Where The Wild Things Are

May 24, 2017

Toes in the sand. Knees in the dirt. Hands in the ice cold river. The sound of gravel crunching under each and every step. We just completed our first journey into the wilderness this year with Sav at an age where she could feel and begin to understand the joy behind lifting a tiny pebble and lofting it into the river, creating a splash that sends icy droplets of water into the air and onto each of her rosy red cheeks. 


I've always loved to camp. To spend days and nights with Mother Nature. There has always been something about leaving it all behind and spending a few days living the "simple life". Some may argue that it is a strange proposition to leave behind the conveniences of home in order to live like you are homeless - which, point taken, however, there is just something about not having to worry about the chaos that comes along with many of these so-called conveniences that to me makes camping a thrill. I grew up with camping in my blood. Packing coolers and small fridges full of campfire friendly food, and helping my Dad back up trailers and line up hitches since I was almost too small to see him in the rear view mirror.


We camped in the Summer spending lazy days on beaches and napping on docks. We laid out star-gazing at night on asphalt warm from the days sun. We camped in the Fall, bundled up in sweaters and jackets and scarves ... ate Thanksgiving dinner on picnic tables lined up three or four long - with little bouquets of wildflowers placed carefully by my Grandma's hands on each. We camped in the winter ... as Girl Guides - hiking in through drifts of snow with frozen toes and pink noses. Built huge fires, drank watery hot chocolate and stayed up all night chatting in cozy cabins. We pitched tents in the Spring, built sailboats out of sticks and leaves ... sending them racing down the river while we giggled and made bracelets out of dandelions and clovers.


Getting out there again for the first time with our little daughter by our sides can only be described as extraordinary. I should make a quick correction, it wasn't the very first time we had camped with her ... we did venture out a few times last year, while she was about 6 months old and although wonderful in many ways, it was during a time where I was finding myself struggling to live in the moment. I was still adjusting to motherhood and all that came along with being a first time parent. I remember waking up in the night to her cries and not feeling as grateful as I should have to be in our comfy little trailer, crickets chirping around us and amazing forest views at every angle.


But this year, things were different. I would even venture to say that it was such a 180 from last year that I found myself living in the moment more than I had been even before I had Sav. Maybe even since I was just a child. It brought me back to a time long, long ago when I was looking at the world with youthful, oh so observant eyes. This is why time goes slower when we are children. I am sure of it. Every little detail was noticed back then. A ladybug landing on a leaf, a day of fort-building with friends - each moment was not only lived, but also discovered. As we get older we stop discovering and start rushing to move from one moment to the next. Time starts to speed, our vision starts to blur.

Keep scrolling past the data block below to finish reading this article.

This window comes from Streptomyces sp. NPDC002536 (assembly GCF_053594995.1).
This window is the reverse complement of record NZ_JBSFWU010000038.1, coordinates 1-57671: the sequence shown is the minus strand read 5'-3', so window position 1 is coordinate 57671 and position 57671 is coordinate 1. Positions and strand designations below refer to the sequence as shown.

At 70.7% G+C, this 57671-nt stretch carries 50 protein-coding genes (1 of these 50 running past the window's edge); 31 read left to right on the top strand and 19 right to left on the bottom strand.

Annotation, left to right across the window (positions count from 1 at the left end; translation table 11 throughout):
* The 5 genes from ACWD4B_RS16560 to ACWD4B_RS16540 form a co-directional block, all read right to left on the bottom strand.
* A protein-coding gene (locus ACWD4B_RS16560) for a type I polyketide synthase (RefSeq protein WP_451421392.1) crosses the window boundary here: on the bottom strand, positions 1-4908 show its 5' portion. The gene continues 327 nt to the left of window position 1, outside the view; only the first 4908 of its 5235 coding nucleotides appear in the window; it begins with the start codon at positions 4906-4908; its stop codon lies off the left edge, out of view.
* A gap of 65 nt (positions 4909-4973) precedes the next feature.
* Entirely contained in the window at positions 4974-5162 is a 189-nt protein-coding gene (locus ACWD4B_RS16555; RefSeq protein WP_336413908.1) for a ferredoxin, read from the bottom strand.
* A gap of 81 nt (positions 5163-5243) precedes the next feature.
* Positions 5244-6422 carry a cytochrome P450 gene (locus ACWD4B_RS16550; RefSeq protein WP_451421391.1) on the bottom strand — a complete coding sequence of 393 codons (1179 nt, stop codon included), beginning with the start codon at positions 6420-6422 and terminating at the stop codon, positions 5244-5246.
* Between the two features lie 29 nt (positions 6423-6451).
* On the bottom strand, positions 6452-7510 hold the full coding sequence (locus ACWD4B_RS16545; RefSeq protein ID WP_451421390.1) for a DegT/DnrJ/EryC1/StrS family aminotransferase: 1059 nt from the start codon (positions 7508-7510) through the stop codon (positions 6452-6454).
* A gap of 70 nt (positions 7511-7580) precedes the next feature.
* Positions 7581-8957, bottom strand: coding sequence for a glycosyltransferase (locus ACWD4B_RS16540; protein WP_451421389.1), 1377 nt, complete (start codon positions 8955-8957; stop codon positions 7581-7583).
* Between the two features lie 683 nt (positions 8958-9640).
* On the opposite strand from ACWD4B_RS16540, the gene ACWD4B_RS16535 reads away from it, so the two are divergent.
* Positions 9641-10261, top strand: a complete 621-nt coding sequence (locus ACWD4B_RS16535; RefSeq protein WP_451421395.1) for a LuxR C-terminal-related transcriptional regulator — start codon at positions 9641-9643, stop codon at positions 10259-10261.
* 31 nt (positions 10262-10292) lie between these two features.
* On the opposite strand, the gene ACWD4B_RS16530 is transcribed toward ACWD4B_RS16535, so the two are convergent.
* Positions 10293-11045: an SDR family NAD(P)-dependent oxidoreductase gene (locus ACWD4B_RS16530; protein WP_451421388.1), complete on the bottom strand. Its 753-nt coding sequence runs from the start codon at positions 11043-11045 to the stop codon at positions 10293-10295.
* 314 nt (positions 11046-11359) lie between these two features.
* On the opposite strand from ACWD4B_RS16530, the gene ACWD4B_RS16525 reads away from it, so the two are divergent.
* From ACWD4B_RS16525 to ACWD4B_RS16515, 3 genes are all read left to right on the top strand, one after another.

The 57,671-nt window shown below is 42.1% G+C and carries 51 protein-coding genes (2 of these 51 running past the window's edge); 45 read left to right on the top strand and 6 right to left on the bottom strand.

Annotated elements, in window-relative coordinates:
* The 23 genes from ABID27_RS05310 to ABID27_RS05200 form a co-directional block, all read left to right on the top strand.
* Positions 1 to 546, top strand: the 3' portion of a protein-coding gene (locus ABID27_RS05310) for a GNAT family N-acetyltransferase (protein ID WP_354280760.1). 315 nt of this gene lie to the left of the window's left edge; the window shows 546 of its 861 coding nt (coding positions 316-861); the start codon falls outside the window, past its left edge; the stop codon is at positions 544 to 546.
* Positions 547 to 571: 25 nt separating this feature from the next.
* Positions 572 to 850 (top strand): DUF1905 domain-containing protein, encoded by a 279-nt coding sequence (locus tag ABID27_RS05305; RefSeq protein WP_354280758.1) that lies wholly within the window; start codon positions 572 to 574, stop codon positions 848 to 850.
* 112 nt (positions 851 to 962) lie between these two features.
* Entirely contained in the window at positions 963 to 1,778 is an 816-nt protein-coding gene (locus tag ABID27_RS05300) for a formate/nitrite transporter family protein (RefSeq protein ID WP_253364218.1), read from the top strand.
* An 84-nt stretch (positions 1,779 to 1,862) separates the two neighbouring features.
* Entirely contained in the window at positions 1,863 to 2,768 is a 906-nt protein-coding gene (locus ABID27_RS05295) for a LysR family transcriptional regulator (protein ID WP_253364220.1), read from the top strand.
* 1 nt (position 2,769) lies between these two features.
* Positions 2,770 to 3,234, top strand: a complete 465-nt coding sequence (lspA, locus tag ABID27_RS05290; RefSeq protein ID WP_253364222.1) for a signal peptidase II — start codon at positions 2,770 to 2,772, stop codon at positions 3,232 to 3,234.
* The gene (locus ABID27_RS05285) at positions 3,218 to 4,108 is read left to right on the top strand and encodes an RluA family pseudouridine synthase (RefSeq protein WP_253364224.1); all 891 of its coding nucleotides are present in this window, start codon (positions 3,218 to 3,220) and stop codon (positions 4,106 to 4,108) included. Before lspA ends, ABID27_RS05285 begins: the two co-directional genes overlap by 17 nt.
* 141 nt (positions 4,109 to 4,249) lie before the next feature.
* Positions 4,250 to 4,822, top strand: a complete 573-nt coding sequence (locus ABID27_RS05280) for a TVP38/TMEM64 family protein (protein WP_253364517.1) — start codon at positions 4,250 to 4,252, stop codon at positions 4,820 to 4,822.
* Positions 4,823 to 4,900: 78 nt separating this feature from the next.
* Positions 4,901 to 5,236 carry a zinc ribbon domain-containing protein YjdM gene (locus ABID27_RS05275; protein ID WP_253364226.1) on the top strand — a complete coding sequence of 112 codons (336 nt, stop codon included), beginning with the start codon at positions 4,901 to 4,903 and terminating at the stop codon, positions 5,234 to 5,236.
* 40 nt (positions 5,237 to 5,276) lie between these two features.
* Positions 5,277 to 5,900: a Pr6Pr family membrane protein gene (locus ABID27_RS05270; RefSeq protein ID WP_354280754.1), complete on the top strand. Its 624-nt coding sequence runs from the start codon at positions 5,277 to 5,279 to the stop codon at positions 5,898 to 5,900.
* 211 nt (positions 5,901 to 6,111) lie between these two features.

Watching her explore the forest for the first time made me explore the forest like it was my first time. Watching her shout out "HOW!" (her word for flower) every time she'd pass a dandelion, or point up towards the mountains multiple times a day and shout "Mou-mou!" as if each time she spotted them they were just as miraculous as the last made me stop to think ... isn't that funny? Why would it be surprising to me that she found them to be just as amazing each time she caught a glimpse? Because truly, they are. Spectacular. Always. We get complacent sometimes even when we are surrounded by beautiful things. I look out at the mountains everyday and a lot of the time I barely see them. It made my heart beat a little faster watching her get excited to see them every time, no matter how many times. 


For every tough time I've had since Sav came into our lives, there have been moments like these that make me stop in my tracks. They make me grateful for the fact that I have her to walk beside, to have the opportunity to watch the world the same way that she does. It feels better than anything to be able to once again weave dandelions into bracelets to place on her tiny little wrists and to be able to stop and say "Look Sav!" as I point out the shapes in the stars, watching her look back at me the way she does, smiling with her eyes and flashing me her toothy smile that stretches from ear to ear. 

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